Watch CBS News

In battle against heart disease, coronary heart CT scanning technology continues to improve with AI-assisted software

Coronary heart CT scanning technology continues to improve with AI-assisted software
Coronary heart CT scanning technology continues to improve with AI-assisted software 02:55

NEW YORK -- It is American Heart Month and many are raising awareness about a killer in this country: heart disease.

Technological advances are making it easier to spot heart conditions before they lead to heart attacks.

Norma McFadden of the Bronx is a heart disease survivor.

"I'm happy to be alive," she said.

READ MOREOn Call with Dr. Kumar: Understanding atrial fibrillation, or a-fib, and ways to prevent it

A U.S. Postal Service worker in her 50s, her condition went undiagnosed for a year.

"I would feel like I was going to pass out in the street," McFadden said. "I was going to another doctor ... and nothing was being done about it so I heard about Dr. Puma on the 'Breakfast Club.' Just listening to him on the 'Breakfast Club' I said, you know what? I'm gonna get the second opinion. And if it wasn't for Dr. Puma, I wouldn't be alive now."

READ MOREAmerican Heart Month: Yonkers woman grateful her sneaky symptoms were identified in time

Interventional cardiologist Dr. Joseph Puma is founder and president of Sorin Medical. He has helped pioneer coronary heart CT scanning technology that continues to improve with AI-assisted software.

"Our practice has actually been able to reduce by almost 50% the need for invasive heart catheterization or angiogram, reducing almost 50% the need to bring patients into the hospital to try and figure out if they have heart disease," Puma said.

A three-minute scan can show plaque and blockages before an invasive procedure. The scans uncovered what was causing McFadden's symptoms, first by mapping the arteries and revealing blockages. Then 3D imaging, assisted by AI, was used.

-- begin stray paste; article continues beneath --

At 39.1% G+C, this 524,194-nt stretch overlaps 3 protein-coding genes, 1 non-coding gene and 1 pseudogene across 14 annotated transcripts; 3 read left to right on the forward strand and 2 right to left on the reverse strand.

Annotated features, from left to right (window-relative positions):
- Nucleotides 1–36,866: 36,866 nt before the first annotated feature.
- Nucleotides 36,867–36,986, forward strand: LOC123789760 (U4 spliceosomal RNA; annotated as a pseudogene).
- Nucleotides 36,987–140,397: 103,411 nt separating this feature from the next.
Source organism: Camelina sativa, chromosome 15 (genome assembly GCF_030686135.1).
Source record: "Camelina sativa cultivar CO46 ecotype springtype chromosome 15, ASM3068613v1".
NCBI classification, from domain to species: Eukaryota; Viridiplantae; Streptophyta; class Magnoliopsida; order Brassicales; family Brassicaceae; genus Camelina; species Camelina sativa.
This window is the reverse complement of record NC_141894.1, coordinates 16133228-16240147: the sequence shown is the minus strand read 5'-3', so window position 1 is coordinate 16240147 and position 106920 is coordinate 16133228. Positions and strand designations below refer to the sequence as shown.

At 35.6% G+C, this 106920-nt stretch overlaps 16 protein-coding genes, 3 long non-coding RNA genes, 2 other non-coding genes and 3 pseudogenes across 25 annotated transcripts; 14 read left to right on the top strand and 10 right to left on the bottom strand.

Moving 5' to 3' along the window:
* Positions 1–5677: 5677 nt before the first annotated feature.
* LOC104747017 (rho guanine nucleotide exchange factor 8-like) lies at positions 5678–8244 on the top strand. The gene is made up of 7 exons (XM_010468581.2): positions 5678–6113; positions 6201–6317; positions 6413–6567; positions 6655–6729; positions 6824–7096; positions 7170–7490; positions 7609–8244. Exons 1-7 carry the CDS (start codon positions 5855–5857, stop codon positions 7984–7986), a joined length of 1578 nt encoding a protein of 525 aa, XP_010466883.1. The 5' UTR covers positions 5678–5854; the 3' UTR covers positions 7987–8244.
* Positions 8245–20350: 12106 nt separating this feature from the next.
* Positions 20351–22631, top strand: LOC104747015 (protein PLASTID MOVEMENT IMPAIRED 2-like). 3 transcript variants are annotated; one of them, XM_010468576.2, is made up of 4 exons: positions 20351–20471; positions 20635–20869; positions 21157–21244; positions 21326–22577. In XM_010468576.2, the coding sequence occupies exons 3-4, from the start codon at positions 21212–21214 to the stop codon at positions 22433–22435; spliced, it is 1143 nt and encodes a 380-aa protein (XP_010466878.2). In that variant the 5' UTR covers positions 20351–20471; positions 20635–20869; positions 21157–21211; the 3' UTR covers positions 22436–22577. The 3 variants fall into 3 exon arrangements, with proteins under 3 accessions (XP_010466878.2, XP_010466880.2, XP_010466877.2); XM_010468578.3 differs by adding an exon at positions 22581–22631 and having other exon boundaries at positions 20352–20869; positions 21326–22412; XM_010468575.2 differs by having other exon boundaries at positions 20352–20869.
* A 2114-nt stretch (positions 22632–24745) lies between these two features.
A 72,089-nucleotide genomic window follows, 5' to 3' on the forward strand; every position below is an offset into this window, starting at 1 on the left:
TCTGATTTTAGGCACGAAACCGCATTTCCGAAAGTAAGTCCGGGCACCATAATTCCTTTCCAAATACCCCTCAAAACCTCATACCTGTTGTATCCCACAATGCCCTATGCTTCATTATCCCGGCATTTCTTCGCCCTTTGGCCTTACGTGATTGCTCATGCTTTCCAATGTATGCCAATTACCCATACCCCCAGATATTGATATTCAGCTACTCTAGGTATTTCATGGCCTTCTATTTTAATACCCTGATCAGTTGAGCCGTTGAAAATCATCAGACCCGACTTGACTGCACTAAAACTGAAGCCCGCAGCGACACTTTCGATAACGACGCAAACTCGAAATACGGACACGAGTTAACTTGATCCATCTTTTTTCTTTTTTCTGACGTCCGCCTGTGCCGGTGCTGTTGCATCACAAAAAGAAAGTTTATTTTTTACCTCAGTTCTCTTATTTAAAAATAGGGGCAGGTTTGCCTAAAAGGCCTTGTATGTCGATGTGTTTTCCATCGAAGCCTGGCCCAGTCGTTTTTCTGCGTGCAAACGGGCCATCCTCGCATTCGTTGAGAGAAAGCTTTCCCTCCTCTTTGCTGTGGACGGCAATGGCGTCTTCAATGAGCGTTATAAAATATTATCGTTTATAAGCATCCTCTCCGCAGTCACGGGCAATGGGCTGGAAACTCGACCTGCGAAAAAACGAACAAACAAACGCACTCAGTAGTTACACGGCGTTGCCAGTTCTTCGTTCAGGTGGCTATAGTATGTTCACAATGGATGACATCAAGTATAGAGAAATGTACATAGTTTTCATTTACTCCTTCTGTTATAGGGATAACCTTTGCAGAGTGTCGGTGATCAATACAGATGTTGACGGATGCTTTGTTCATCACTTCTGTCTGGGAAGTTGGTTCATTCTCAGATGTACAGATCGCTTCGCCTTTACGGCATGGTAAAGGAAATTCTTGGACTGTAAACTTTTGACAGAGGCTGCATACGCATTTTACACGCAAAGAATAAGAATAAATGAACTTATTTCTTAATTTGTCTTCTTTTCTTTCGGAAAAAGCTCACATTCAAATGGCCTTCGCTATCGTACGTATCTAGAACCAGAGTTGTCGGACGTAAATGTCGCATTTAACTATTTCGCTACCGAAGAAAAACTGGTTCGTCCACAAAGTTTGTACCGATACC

READ MOREBuffalo Bills player Damar Hamlin raises awareness for American Heart Month

The CTA first approach is gaining popularity and Dr. Puma said it is only the beginning.

"Nothing is going to stop progress now. Coronary CT scans are now so advanced they are the number one recommendation from the American College of Cardiology, American Heart Association. They are faster, cheaper, higher quality and more accurate with more detail information than nuclear stress testing, which has been the standard of care," Puma said. "If you are having any symptoms you're concerned about. If you have symptoms of chest discomfort, short of breath pressure in the chest, jaw discomfort, even if it goes away, then we want to look into it."

"Listen to your body," McFadden said.

McFadden did just that and became her own health advocate, searching for and finding the right doctor and the right technology to save her own life. 

View CBS News In
CBS News App Open
Chrome Safari Continue
Be the first to know
Get browser notifications for breaking news, live events, and exclusive reporting.